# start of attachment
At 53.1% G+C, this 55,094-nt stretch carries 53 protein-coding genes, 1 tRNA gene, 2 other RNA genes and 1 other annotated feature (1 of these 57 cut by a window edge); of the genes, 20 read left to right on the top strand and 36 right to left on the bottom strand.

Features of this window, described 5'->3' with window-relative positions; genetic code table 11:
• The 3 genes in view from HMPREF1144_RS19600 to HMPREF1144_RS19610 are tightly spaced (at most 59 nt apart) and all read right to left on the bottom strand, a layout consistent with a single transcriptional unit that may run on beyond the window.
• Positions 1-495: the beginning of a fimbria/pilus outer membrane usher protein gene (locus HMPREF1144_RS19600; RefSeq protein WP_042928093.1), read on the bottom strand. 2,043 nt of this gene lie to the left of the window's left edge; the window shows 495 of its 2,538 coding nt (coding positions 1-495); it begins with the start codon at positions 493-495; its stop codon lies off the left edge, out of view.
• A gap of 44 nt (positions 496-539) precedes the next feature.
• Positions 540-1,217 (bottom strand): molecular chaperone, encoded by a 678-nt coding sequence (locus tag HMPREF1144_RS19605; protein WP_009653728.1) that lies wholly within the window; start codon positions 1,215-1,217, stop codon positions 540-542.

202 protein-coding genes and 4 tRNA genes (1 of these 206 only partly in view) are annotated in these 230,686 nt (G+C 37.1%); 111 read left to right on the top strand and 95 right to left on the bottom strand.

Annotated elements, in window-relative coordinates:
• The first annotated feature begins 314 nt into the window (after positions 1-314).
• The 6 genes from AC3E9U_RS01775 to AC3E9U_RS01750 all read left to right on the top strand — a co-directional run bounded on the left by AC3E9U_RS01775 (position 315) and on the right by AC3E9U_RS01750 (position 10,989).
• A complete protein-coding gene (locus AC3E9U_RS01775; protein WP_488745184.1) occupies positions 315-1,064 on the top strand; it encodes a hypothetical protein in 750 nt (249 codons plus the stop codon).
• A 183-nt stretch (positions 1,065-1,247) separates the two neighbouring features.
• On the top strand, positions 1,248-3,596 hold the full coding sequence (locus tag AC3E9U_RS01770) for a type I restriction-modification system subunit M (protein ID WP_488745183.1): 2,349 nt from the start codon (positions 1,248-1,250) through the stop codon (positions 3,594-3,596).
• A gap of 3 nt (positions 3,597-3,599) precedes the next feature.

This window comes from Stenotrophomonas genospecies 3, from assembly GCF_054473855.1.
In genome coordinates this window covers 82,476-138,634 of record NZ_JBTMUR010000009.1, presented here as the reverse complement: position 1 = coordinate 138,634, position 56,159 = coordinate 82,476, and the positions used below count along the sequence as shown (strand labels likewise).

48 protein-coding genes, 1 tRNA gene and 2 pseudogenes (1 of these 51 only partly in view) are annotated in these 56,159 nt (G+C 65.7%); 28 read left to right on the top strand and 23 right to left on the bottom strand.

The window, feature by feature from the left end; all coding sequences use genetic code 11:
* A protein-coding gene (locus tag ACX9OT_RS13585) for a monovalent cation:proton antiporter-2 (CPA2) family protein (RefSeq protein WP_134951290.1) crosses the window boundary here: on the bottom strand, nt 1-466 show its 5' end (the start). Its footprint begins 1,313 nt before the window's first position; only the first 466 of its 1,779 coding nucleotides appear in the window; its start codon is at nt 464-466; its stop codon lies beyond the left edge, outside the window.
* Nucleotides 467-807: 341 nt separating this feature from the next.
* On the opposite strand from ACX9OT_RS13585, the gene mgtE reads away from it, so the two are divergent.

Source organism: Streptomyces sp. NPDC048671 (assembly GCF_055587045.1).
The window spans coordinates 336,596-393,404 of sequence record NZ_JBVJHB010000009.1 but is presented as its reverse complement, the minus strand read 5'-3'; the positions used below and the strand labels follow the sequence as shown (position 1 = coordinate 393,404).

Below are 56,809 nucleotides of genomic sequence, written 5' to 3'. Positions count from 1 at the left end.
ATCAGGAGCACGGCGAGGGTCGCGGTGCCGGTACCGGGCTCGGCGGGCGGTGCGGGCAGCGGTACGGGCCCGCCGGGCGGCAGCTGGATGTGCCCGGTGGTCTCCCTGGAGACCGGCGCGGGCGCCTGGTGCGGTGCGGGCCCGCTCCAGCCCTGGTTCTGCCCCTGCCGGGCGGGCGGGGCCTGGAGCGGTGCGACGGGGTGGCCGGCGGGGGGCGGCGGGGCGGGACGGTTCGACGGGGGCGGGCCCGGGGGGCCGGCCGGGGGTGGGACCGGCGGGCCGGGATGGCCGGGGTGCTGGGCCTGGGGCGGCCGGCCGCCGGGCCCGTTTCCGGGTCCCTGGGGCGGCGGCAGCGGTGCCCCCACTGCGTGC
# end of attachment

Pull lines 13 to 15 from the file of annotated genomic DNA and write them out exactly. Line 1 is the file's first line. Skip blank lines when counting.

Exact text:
• On the top strand, positions 1,248-3,596 hold the full coding sequence (locus tag AC3E9U_RS01770) for a type I restriction-modification system subunit M (protein ID WP_488745183.1): 2,349 nt from the start codon (positions 1,248-1,250) through the stop codon (positions 3,594-3,596).
• A gap of 3 nt (positions 3,597-3,599) precedes the next feature.

This window comes from Stenotrophomonas genospecies 3, from assembly GCF_054473855.1.